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Headshy - Trauma vs. Abuse

I found your website while searching the internet on tips and tricks about how to concur head shyness in my colt. "Jake" is 15 months old and is headshy as a result of an eye trauma at birth which led to about eight different eye surgeries (so far). For each surgery, he had his head/eye/neck shaved. He still has a way to go, but he is turning out to be a fine horse with the funniest personality I have ever worked with. What a goofball! I am absolutely loving the challenge of a partially blind horse as it challenges my knowledge and forces me to step out of my normal training techniques. I have trained quite a few horses (and riders) and fixed more bad habits then I care to count, but will always consider myself a student when it comes to horses.

I have no problems with haltering or putting on his fly mask or anything like that as I use a lot of patience and he is receptive, but cautious. The problem I am having is with clippers. He will be competing next year so I have planned a lot of ground work for him and have started the basic clipper routine. I have switched to a small battery operated hand clipper and am slowly working on the pole. I usually work with him 4 times per week, but only for about 10-15 minutes for his clippers and grooming. When I get positive results, I give praise and stop and transition into other work routine items (picking his feet, small circles etc). I won't start on his ears until he is confident with having his pole clipped. I am not sure how long this will take, but we are working on his time clock. I believe that he is associating the clipper noise with the pain of the surgeries. As I stated, each time he was to have a surgery, they clipped his head/neck/eye area. I need to break this process for him to know that clippers aren't a bad thing. If this problem was from abuse, I would normally start back at square one and start the "back to kindergarten" retraining steps. I have tried this, but am having limited success. His last surgery and recovery was completed this passed March-2005. This leads me to two questions about tackling head shyness:

1. Are there other tips or ideas to get him through this?
2. Are traumas more difficult for horses to overcome than cases of abuse?

I have read a lot of your other responses and I put some of your suggestions to good use. Love the information about affection from a horse. Any information is greatly appreciated.

Regards, Susan

Hi Susan,

Thanks you for your question. Sounds like you have already helped many, many horses in your life with them. Thank you for this as well.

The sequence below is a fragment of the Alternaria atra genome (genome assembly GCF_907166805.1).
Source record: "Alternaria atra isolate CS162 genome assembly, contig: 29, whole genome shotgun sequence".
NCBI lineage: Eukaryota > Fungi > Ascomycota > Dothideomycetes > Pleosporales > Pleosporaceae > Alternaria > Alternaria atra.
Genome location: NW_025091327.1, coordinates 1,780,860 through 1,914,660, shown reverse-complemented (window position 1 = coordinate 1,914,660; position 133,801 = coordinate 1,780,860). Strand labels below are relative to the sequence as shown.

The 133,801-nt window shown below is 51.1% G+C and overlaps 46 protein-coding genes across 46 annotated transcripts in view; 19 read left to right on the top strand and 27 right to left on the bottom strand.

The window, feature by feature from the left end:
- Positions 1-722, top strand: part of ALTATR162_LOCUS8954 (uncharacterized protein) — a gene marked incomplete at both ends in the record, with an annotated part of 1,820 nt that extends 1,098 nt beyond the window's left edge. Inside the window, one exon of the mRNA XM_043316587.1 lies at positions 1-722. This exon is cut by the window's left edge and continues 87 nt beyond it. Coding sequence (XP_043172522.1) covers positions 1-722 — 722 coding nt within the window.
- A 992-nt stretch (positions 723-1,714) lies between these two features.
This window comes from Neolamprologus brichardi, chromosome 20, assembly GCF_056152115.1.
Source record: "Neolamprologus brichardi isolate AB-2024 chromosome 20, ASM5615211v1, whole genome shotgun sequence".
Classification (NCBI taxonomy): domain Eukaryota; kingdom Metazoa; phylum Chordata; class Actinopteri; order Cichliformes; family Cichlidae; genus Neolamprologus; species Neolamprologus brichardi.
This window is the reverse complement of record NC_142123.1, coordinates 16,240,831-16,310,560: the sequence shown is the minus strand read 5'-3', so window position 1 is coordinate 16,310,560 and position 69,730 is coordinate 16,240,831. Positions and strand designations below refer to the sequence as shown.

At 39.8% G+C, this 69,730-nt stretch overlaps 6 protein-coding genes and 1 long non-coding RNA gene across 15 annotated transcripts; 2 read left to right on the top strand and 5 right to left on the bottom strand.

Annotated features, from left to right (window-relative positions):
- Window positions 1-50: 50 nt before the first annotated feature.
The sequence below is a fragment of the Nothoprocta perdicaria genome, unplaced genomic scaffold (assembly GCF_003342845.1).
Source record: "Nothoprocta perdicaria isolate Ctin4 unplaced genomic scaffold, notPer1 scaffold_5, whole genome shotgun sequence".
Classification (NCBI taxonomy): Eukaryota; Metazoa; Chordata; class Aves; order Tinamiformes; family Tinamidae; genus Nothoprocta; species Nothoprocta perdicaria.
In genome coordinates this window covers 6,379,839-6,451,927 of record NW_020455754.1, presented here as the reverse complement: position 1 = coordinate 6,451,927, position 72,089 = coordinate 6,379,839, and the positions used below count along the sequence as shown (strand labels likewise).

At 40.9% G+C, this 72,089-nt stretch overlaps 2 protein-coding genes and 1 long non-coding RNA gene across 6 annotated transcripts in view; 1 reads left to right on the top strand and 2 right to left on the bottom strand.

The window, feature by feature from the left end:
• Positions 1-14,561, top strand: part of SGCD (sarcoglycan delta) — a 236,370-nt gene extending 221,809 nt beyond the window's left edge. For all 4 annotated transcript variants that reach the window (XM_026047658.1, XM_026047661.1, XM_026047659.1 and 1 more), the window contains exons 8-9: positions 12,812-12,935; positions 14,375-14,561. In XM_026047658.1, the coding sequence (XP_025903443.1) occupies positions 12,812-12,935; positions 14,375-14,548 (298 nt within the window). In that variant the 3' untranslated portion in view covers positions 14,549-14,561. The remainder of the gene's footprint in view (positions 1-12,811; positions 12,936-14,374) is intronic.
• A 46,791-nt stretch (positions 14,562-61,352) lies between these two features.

Question 1. Are there other tips or ideas to get him through this? You may already know these suggestions....leave the clippers running near him a lot. Feed, groom and saddle him with clippers running. Hold clippers in your closed hand and pet him with the hand and when he is quiet about them, give a treat. I generally don't use food treats much, but in this case I would try it. When he tolerates the clippers at all, give a food reward (something like Equine Senior). Taking him way back and resacking him out may develop more confidence with the clippers. Old habits are hard to break and he is very habituated to his behavior now.

Question 2. Are traumas more difficult for horses to overcome than cases of abuse? I think the horse does not really distinguish between trauma and abuse. They are the same to the horse. It is all 'pain.' Pain creates fear. So, what you are dealing with is fear. Overcoming fear, a habitual feeling and associated reaction to the expectation of pain or danger, frustration, confusion and the like, varies from horse to horse. Just as with humans, some rebound well and some don't. Your horse may never get over the fear of the clippers. Likewise, he just might. There is no quick fix. I always suggest going as far back as possible in the basics of a horse's training to try to solve serious fear problems (most problems are fear based). Using a food reward (with some food the horse would climb a wall for) can be effective. But 'fear' is a basic survival emotion and, as you know, is a major driving force in a horse's life. Sounds like you understand patience and compassion very well. If anyone can get this horse over this problem, it is you. Good Luck.

Sincerely, Franklin

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